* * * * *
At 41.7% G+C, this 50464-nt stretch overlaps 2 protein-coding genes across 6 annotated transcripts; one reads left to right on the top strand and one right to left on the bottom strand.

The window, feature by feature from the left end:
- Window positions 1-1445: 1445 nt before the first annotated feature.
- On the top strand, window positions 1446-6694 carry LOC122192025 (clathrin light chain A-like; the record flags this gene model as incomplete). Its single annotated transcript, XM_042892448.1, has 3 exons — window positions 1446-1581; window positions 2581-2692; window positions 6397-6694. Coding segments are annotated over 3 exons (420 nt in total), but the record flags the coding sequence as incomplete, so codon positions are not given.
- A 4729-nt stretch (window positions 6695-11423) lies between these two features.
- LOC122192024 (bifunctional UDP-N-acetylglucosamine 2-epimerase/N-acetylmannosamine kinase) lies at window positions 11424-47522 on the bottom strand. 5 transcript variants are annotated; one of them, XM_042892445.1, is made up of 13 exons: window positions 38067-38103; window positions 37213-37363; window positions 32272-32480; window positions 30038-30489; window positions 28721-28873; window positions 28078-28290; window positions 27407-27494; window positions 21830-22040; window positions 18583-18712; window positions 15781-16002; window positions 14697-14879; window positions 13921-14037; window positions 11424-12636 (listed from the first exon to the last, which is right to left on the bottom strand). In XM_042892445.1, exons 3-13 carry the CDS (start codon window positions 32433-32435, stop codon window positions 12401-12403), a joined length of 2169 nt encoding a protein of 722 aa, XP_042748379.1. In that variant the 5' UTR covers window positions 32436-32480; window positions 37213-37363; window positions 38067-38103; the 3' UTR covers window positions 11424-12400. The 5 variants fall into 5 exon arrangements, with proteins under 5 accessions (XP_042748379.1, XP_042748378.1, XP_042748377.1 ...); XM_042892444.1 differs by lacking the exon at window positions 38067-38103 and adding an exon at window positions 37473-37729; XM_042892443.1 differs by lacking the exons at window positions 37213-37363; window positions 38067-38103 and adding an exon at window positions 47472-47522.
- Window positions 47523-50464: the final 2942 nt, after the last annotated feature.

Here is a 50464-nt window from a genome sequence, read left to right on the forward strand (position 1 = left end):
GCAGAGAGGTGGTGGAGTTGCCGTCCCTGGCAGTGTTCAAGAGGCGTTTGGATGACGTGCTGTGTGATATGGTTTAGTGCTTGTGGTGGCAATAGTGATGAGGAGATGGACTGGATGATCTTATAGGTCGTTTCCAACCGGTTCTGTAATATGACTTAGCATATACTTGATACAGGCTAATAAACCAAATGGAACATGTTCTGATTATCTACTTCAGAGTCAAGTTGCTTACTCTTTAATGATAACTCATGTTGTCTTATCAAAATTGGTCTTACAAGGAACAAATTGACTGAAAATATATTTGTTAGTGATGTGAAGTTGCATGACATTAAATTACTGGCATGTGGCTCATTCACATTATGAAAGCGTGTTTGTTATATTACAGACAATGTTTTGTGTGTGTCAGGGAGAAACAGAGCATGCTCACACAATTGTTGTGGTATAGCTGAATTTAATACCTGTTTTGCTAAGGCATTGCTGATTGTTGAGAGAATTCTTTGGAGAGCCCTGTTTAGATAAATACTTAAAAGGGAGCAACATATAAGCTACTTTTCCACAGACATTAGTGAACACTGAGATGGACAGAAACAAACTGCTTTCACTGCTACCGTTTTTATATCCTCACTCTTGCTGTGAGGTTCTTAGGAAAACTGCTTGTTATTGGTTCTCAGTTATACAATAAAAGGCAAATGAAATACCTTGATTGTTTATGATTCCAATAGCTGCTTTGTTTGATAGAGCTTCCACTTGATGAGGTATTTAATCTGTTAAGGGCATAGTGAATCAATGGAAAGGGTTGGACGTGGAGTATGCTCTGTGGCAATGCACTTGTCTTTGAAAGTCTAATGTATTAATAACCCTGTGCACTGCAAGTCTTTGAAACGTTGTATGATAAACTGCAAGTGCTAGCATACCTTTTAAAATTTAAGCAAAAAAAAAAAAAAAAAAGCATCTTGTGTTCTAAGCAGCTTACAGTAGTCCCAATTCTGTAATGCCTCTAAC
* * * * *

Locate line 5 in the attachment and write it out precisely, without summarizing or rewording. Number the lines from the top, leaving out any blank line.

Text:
- A 4729-nt stretch (window positions 6695-11423) lies between these two features.